by Max Andrews

The following is a guest blog post by Roger Turner, a Philosophy Ph.D. candidate at the University of Tennessee.

If you’re a Molinist—at any rate, if you believe that God has middle knowledge—you believe that God knows whether or not any given counterfactual, or subjunctive conditional is true.  What’s more, you probably believe this because you think it helps make clear how it is possible that humans can act freely even though God knows, before they act, how they’ll act.  And you probably want to have some grasp on how all that works because you’re a libertarian with respect to freedom.  That is, you think that determinism and free will are incompatible, but you believe that divine foreknowledge and free will are compatible.  If you are a libertarian, you think that indeterminism is true.  In other words, you think that the theses ‘the conjunction of the past and laws of nature entails a unique future’ and ‘nobody has a choice about the future because nobody has a choice about what God foreknows’ are false.  So, the idea of middle knowledge seems to be the best way to duck and dodge the relevant snares.  But there’s a puzzle here.  There appears to be a significant tension between one’s being a libertarian about freedom, and one’s being a Molinist.  In what follows, I hope to illuminate the problem.

Take your friend, Jones.  If you believe God has middle knowledge, you probably believe that, if you were to ask God what Jones would do in such and such a circumstance, God would know the answer to your question.  God would respond, so you think, with something like the following:  “If Jones were in C, he would freely A.”  And you’d feel pretty confident that God’s having answered this way fails to undermine Jones’s freedom because you think that God’s belief about whether or not Jones A’s in C depends on Jones and whether or not Jones A’s in C and not the other way around (i.e. Jones’s Aing in C doesn’t depend on God’s knowing that, if Jones were in C, he would A).

Quick question, though: what is the truth value of a subjunctive conditional if indeterminism is true?  Here’s why I ask.  If a particular event is an indeterminate event (that is, the event is undetermined) the odds of that event’s happening are something like 50/50.  So, take Jones again and his being in C and whether or not he A’s.  If Jones’s Aing is undertermined, then he’s just as likely to A as he is to not-A given his being in C and an identical past up to the point of his being in C.  This is what indeterminism implies.  Given Jones’s past from t0 to the present moment, the moment just before he acts, Jones is supposed to be just as free to refrain from Aing as he is to A.  It can’t be the case, for example, that, if Jones is libertarianly free, he’d be more likely to A, given his past (or other conditions beyond his control), than he would be to refrain from Aing.  Because if that’s the case, then he’s got factors that are out of his control which bear on whether or not he A’s.  And this would absolve Jones of (at least part of) his responsibility for Aing (or refraining from A).  If we’re libertarians (and we usually are if we believe God has middle knowledge), then we think Jones has just as much chance of Aing, given that he’s in C, as he does refraining from A.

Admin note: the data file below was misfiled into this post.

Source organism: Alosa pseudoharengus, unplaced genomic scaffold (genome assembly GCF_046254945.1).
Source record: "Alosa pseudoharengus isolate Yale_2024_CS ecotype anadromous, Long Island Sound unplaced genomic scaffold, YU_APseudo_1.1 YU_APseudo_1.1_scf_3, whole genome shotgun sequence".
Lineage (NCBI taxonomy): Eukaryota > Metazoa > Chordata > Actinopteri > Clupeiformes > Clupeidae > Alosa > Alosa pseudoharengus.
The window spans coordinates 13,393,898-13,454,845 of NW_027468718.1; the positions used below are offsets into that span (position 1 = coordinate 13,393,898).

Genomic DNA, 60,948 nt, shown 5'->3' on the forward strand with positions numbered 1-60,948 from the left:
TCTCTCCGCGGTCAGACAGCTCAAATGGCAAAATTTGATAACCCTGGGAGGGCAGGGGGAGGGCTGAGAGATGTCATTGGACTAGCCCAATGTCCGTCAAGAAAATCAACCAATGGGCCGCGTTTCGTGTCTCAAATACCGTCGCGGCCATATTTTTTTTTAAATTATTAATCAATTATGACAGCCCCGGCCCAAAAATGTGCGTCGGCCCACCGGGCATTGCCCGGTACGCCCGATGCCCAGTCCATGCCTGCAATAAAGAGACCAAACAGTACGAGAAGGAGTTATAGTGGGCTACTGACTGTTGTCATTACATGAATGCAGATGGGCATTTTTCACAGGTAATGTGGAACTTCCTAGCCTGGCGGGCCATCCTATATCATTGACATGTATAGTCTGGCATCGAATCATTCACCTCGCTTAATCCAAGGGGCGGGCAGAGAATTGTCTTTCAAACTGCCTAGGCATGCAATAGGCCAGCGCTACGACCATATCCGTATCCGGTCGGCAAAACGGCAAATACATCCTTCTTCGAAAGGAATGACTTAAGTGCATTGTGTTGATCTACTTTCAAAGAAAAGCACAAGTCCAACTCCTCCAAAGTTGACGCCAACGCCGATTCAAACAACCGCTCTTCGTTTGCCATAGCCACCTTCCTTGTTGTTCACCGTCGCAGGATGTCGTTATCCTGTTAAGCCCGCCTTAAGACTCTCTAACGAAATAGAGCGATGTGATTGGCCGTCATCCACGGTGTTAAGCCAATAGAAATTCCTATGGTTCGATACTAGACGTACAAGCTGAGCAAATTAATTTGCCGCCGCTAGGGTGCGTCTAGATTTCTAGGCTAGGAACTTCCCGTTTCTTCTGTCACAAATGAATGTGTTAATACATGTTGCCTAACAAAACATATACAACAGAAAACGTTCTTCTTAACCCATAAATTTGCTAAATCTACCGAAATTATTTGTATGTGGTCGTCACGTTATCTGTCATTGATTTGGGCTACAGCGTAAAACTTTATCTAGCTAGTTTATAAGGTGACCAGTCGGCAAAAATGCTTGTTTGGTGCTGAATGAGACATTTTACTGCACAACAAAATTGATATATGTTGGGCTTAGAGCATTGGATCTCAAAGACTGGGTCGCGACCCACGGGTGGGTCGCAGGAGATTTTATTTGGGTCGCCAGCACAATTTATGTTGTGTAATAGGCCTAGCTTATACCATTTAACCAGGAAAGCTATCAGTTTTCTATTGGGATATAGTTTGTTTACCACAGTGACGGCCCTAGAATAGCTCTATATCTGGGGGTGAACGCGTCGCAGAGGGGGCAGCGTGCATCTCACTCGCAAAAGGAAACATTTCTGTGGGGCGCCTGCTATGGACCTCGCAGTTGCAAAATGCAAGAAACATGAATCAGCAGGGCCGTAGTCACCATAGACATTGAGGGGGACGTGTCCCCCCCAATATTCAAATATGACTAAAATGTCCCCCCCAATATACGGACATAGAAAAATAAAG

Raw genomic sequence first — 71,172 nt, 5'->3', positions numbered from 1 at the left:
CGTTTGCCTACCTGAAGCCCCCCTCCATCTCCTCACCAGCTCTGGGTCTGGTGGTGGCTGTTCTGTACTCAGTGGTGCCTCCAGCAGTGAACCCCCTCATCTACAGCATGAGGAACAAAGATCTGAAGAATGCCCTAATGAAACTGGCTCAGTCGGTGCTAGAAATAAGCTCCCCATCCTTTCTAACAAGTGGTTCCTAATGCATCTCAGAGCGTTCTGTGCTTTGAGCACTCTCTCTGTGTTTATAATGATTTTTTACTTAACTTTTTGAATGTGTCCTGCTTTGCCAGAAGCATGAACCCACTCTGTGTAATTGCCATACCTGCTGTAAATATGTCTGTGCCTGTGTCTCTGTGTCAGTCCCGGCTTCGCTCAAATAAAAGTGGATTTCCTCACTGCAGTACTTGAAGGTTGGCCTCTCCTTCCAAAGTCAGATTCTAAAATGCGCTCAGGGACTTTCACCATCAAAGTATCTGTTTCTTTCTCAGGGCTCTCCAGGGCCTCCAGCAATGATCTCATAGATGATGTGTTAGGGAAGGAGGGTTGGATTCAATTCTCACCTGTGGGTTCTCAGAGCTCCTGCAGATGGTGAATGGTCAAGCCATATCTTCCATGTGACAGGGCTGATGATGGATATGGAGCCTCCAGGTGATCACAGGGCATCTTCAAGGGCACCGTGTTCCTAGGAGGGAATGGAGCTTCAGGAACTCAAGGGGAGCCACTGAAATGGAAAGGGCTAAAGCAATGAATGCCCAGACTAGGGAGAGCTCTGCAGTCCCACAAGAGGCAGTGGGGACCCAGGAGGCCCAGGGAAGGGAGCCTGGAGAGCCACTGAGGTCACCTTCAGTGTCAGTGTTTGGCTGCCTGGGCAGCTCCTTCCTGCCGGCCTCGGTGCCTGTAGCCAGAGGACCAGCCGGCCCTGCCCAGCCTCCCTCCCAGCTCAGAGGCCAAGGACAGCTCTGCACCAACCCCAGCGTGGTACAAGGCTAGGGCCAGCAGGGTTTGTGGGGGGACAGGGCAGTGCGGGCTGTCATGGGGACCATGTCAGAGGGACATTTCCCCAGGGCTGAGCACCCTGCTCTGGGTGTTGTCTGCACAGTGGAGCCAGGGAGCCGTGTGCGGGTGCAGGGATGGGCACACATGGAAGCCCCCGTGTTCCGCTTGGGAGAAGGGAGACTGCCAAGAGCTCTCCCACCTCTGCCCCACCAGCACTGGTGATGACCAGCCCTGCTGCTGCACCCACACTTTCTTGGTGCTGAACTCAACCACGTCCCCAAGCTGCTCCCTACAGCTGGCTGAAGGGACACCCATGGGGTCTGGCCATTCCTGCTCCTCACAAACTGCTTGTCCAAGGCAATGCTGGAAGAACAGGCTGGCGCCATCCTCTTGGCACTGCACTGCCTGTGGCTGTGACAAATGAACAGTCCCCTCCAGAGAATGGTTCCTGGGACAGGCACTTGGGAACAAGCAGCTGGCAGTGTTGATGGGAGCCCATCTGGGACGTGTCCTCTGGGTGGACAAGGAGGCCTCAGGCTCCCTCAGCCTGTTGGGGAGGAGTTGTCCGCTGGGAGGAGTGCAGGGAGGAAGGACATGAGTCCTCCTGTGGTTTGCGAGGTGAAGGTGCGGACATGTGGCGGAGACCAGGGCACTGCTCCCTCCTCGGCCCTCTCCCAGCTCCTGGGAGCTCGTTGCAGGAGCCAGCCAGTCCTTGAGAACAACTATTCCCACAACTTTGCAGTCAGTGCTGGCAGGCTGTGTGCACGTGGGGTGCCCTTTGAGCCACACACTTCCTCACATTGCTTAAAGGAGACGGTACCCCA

Okay, back to the question about the truth value of a subjunctive conditional given the truth of indeterminism.  The subjunctive conditional (this thing:  €®) expresses what would happen in the closest-by, relevant possible worlds.  So, take Jones again.  And express the proposition ‘if Jones were in C, he would freely A’ as follows:

JC nec. €→ A

The way this is typically read is something like this: in all the closest-by C worlds (i.e. the worlds in which Jones is in C), Jones A’s.  But this implies that it’s not indeterminate what Jones would do in C.  It’s not indeterminate because we can “zoom-out” and see which C worlds are the closest to the actual world.  And, just by doing that, we can see that in any C world that is most closely related to the actual world, Jones A’s.  The odds aren’t 50/50 given the truth of the subjunctive conditional; the closest-by C worlds are such that Jones A’s.  So, if Jones is in C, though it’s not necessary that he A—there are, after all, possible worlds where he’s in C but doesn’t A; they’re just further off—he’ll A.  He’ll A because there is a group of possible C worlds—those closest-by to the actual world—where he A’s.  And whether or not Jones is in a closest-by C world has nothing to do with Jones!  It’s beyond Jones’s control as to whether or not he’s in one of the closest-by C worlds.